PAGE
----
over XML-like messaging framework (SOAP) REST Transfer/manipulate representations of (addressable) resources over HTTP
  16. First-generation web-services UDDI WSDL SOAP Web services is accessed using

    enables discovery of binds to enables communication between describes
  17. Next-generation web-services WS-* in action http://www.servicetechspecs.com/images/ws-diagram2b.jpg

  18. WS-* is simple? http://www.innoq.com/soa/ws-standards/poster/

  19. WS-* is useful? “Show me the interoperable, full and free

    implementations of WS-* in Python, Perl, Ruby, and PHP. You won’t see them, because there’s no intrinsic value in WS-*, unless you’re trying to suck money out of your customers. Its complexity serves as a barrier to entry at the same time that it creates 'value' that can be sold.” Mark Nottingham, one time chair of WS-Addressing working group
  20. http://blog.adnanmasood.com/wp-content/uploads/2012/05/WCF-is-not-SOA.jpg

  21. “WSDL is the single most damaging technology in the Web

    Services space today, not only because it is complex and unwieldy, but also because it supports an inherently unsuitable model for Internet-scale systems. WSDL-based toolkits make choosing inappropriate engineering decisions easy, which substantially increases technical risk when using the WS-* stack.” -Rest in Practice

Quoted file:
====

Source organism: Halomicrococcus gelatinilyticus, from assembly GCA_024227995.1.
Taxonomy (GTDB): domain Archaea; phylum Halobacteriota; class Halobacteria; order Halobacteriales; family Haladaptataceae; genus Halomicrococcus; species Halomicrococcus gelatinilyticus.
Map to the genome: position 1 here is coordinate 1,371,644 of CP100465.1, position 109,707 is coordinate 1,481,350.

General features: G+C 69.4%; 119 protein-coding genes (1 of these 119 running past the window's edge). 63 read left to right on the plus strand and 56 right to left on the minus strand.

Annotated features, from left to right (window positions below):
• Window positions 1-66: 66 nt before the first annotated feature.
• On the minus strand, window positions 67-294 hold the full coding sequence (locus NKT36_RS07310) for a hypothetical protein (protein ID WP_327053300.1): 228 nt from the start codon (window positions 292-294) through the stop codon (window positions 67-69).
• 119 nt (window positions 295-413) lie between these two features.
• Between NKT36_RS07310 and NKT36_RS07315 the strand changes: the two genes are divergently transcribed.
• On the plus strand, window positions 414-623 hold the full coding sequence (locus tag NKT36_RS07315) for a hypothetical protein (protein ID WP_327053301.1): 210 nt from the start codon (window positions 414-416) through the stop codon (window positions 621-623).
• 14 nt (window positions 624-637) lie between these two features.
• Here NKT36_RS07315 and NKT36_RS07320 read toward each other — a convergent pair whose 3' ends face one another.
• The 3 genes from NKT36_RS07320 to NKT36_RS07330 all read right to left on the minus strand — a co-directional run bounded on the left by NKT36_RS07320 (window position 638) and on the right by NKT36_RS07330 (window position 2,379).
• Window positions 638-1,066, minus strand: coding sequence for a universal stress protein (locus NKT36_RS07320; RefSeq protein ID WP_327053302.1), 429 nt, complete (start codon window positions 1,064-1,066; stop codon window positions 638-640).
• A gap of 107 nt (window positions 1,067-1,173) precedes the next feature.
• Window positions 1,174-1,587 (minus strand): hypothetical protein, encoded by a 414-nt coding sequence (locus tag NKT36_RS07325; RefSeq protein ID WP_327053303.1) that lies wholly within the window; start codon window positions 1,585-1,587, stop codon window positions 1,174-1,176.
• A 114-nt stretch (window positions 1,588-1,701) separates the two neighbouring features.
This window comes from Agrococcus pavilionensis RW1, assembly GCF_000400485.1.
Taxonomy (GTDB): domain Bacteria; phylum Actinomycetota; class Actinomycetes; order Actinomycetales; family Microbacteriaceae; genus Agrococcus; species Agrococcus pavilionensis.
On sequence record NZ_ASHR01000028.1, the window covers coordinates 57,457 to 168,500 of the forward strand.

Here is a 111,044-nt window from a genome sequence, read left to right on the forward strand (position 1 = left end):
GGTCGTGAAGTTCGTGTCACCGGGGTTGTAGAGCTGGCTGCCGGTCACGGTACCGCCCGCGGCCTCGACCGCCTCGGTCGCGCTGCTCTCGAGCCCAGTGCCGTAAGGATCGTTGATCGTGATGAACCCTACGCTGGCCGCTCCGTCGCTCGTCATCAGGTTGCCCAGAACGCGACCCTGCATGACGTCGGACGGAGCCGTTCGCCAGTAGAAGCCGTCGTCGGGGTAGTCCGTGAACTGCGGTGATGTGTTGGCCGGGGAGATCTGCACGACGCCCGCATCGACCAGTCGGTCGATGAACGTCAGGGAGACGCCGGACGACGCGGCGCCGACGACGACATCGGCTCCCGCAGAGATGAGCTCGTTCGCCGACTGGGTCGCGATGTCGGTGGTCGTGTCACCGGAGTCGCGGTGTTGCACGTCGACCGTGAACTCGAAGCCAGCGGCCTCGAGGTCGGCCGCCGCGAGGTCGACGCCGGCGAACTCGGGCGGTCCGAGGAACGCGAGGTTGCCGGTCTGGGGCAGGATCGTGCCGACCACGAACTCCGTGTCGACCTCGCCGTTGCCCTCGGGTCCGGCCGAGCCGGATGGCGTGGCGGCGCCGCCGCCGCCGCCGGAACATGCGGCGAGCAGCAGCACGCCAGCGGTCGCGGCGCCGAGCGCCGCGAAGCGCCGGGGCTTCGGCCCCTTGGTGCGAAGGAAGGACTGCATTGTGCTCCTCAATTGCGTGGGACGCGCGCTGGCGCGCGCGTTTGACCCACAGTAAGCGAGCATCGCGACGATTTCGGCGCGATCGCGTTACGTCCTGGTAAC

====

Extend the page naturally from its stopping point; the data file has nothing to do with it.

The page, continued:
22. Instead... “REST-ful HTTP moves you closer to SOA than WS-*.”

    Stefan Tilkov, Co-founder at InnoQ, Author of “Rest und HTTP”
  23. http as an application protocol ...rather than just a transport

    protocol Principal HTTP verbs describe important changes to application state GET, PUT, POST, & DELETE (a bit like CRUD in databases) ...and if you can’t, think about if the application should be on the web.
  24. name states rather than actions ...or prefer nouns to verbs

    nouns ~ objects; verbs ~ messages URIs name application states; You manipulate representations Similar to OO-design where the verbs have been already picked out for you.
  25. exploit http, everyone else does Service Consumer Service Provider request